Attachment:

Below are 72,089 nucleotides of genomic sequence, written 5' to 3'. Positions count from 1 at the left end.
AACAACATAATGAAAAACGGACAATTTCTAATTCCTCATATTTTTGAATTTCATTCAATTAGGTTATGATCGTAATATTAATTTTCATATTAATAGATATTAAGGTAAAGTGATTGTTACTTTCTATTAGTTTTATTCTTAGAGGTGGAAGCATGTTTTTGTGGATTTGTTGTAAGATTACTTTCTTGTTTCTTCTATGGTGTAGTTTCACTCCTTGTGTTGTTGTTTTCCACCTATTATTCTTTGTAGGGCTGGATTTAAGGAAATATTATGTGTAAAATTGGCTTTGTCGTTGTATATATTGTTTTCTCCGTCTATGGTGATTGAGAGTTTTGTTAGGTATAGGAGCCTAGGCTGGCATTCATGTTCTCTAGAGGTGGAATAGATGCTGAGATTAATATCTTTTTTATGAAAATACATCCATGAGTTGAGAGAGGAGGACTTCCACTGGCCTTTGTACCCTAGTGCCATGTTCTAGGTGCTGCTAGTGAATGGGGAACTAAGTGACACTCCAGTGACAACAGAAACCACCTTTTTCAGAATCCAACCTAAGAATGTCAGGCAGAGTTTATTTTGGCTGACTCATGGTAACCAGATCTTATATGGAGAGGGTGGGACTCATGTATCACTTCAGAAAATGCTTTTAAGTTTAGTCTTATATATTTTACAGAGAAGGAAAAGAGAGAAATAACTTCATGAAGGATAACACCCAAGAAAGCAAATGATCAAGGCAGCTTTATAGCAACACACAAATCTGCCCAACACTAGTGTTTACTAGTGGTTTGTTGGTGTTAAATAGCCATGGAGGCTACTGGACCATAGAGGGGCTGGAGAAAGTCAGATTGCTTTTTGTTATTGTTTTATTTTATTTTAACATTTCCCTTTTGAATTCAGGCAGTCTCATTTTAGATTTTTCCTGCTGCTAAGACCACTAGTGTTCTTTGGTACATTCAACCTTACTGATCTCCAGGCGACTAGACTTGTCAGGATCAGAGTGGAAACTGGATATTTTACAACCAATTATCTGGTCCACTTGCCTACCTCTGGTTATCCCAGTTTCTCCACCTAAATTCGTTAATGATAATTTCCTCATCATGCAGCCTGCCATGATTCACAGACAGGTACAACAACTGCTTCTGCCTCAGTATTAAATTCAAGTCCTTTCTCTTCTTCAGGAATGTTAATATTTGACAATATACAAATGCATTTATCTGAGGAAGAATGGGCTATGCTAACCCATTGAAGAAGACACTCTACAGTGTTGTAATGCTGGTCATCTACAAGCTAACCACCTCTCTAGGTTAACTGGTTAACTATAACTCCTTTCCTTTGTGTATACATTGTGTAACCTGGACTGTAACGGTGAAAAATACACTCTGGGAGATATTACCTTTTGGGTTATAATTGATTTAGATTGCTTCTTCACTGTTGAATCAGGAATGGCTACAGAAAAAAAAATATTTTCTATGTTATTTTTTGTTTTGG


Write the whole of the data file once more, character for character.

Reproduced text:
Below are 72,089 nucleotides of genomic sequence, written 5' to 3'. Positions count from 1 at the left end.
AACAACATAATGAAAAACGGACAATTTCTAATTCCTCATATTTTTGAATTTCATTCAATTAGGTTATGATCGTAATATTAATTTTCATATTAATAGATATTAAGGTAAAGTGATTGTTACTTTCTATTAGTTTTATTCTTAGAGGTGGAAGCATGTTTTTGTGGATTTGTTGTAAGATTACTTTCTTGTTTCTTCTATGGTGTAGTTTCACTCCTTGTGTTGTTGTTTTCCACCTATTATTCTTTGTAGGGCTGGATTTAAGGAAATATTATGTGTAAAATTGGCTTTGTCGTTGTATATATTGTTTTCTCCGTCTATGGTGATTGAGAGTTTTGTTAGGTATAGGAGCCTAGGCTGGCATTCATGTTCTCTAGAGGTGGAATAGATGCTGAGATTAATATCTTTTTTATGAAAATACATCCATGAGTTGAGAGAGGAGGACTTCCACTGGCCTTTGTACCCTAGTGCCATGTTCTAGGTGCTGCTAGTGAATGGGGAACTAAGTGACACTCCAGTGACAACAGAAACCACCTTTTTCAGAATCCAACCTAAGAATGTCAGGCAGAGTTTATTTTGGCTGACTCATGGTAACCAGATCTTATATGGAGAGGGTGGGACTCATGTATCACTTCAGAAAATGCTTTTAAGTTTAGTCTTATATATTTTACAGAGAAGGAAAAGAGAGAAATAACTTCATGAAGGATAACACCCAAGAAAGCAAATGATCAAGGCAGCTTTATAGCAACACACAAATCTGCCCAACACTAGTGTTTACTAGTGGTTTGTTGGTGTTAAATAGCCATGGAGGCTACTGGACCATAGAGGGGCTGGAGAAAGTCAGATTGCTTTTTGTTATTGTTTTATTTTATTTTAACATTTCCCTTTTGAATTCAGGCAGTCTCATTTTAGATTTTTCCTGCTGCTAAGACCACTAGTGTTCTTTGGTACATTCAACCTTACTGATCTCCAGGCGACTAGACTTGTCAGGATCAGAGTGGAAACTGGATATTTTACAACCAATTATCTGGTCCACTTGCCTACCTCTGGTTATCCCAGTTTCTCCACCTAAATTCGTTAATGATAATTTCCTCATCATGCAGCCTGCCATGATTCACAGACAGGTACAACAACTGCTTCTGCCTCAGTATTAAATTCAAGTCCTTTCTCTTCTTCAGGAATGTTAATATTTGACAATATACAAATGCATTTATCTGAGGAAGAATGGGCTATGCTAACCCATTGAAGAAGACACTCTACAGTGTTGTAATGCTGGTCATCTACAAGCTAACCACCTCTCTAGGTTAACTGGTTAACTATAACTCCTTTCCTTTGTGTATACATTGTGTAACCTGGACTGTAACGGTGAAAAATACACTCTGGGAGATATTACCTTTTGGGTTATAATTGATTTAGATTGCTTCTTCACTGTTGAATCAGGAATGGCTACAGAAAAAAAAATATTTTCTATGTTATTTTTTGTTTTGG